Week 1- The Mission

Though I have all faith so that I could remove mountains and have not love, I am nothing.
-Mendoza, 1 Corinthians 13:2

The Mission depicts the Spanish conquest of Paraguay through an egocentric lens. It looks at the experience from the eyes of the Jesuit priests. For the most part, it disregards the point of view of the elite and government leaders of Spain. It depicts them as ruthless and greedy. The film absolutely does not take into account the indigenous people’s experience. It portrays them as stupid because they so willingly convert to Christianity and adopt European ways. Since the film does not look objectively at all the different people’s involved within the conquest, it should not be taken as historical fact. The Mission is a piece of art—an opinion. But it does ask people to discuss the conquest by drawing a long line between two views of the conquest, between the Jesuit priests and the Spanish rulers.

First of all, since the film concentrates on the Jesuit perspective, the film becomes anti-Hispanic. It does not examine the complexities of the Guarani indigenous people. They so willingly adopt Christianity and European customs. For example, in the reading by James Schofield Saeger, it says the film does not examine any resistance to be Christians and live in the Jesuits’ missions, but in real life, the Guarani did rebel. Some of them would live on the outskirts of the mission and refuse to stay in the cells built for them.

Furthermore, Saeger says the film presents the Guarani as stupid. It doesn’t examine their economic motives for resistance, such as real estate and livestock issues. Lastly, Saegar critiques the film as looking at the indigenous population as barbaric. In the film, Priest Gabriel defends the Indians killing their young as a means to escape Spanish enslavement. But historically, the Guarani did not commit infanticide. So, the film presents the Guarani as non-rebellious, stupid and barbaric—all of which are not historically accurate.

In contrast, looking at the film through the Jesuit priests’ perspective, the priests become the heroes. Father Gabriel is the hero of The Mission. Audiences root for him, starting at the beginning of the film when he goes to the jungle armed with only an oboe. Just a few minutes earlier, audiences saw Indians push a white man down the river to his death. So, Father Gabriel is a martyr. He’s going to the Guarani out of love. But actually, according to Saeger, there were few Jesuits who were martyred by Guaranis in the 1700s. The portrayal of Jesuits as martyrs is unrealistic.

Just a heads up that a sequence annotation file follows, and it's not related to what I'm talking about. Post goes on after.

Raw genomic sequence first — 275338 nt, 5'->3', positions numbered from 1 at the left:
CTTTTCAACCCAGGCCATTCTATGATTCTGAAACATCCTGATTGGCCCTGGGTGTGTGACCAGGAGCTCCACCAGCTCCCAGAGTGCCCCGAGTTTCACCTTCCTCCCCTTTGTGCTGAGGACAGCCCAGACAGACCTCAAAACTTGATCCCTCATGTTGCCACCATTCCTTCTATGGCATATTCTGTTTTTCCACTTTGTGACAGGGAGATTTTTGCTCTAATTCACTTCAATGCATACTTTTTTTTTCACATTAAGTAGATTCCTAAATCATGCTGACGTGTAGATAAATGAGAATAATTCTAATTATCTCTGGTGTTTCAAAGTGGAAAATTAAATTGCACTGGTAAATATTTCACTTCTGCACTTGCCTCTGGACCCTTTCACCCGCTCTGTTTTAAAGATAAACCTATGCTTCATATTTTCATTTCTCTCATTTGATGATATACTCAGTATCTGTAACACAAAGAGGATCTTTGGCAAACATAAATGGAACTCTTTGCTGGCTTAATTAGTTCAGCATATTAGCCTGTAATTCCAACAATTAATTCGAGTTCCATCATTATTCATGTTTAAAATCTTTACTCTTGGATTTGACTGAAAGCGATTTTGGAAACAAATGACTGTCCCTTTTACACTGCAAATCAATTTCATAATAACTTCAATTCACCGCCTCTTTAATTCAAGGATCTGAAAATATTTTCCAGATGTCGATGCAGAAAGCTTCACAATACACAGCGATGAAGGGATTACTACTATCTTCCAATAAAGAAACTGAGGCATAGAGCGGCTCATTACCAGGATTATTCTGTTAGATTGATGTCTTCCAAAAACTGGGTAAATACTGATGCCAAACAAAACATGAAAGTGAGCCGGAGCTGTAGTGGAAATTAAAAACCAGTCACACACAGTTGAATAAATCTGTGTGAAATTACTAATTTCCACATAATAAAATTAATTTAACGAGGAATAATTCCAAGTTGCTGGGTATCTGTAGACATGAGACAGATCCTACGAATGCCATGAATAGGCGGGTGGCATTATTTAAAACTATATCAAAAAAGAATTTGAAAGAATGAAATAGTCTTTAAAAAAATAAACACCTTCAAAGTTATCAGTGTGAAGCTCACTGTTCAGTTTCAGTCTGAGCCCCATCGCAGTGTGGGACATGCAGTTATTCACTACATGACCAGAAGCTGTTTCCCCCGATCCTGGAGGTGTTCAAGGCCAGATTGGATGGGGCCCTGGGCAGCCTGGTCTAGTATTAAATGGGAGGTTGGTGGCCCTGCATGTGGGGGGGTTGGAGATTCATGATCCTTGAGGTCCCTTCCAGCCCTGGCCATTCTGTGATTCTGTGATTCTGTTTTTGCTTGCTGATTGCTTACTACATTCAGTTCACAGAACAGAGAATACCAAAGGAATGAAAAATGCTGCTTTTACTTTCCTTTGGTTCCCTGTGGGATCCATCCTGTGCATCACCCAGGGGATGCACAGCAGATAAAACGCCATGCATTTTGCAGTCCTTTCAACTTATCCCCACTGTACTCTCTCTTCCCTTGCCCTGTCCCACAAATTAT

But it is historically accurate that the priests were on the side of the indigenous populations. In the reading, “Resistance, Rebellion and Consciousness,” it says clergymen and Tupac Amaru II, who formed rebellions against the Spanish, both disliked the Spanish leader Antonio de Arriaga. The clergymen excommunicated him, and Amaru eventually captured and sentenced him to death.

Furthermore, the film does not take other factors into account, like disease, when telling the story of the conquest of Paraguay. In chapter one of Born in Blood and Fire, it says European diseases nearly decimated the indigenous population. By 1600, Spanish conquistadors were bringing Africans to replace Indian slaves who had died due to disease. So, the indigenous population was being eliminated, whether intentional or not.

In conclusion, the film, The Mission, is not a good piece of history. It is meant to be an opinion of history, through one perspective: the Jesuit priests. The priests truly believe that God is love, and they desire for the indigenous populations to become Christians. Their pursuit conflicts with the Spanish leaders desire for more land and power. So, an underhanded theme of this film is Christianity. It’s very possible that the screenwriter, Robert Bolt, is saying those who desire power and money, like the Spanish leaders, are not true Christians even though they claim to be.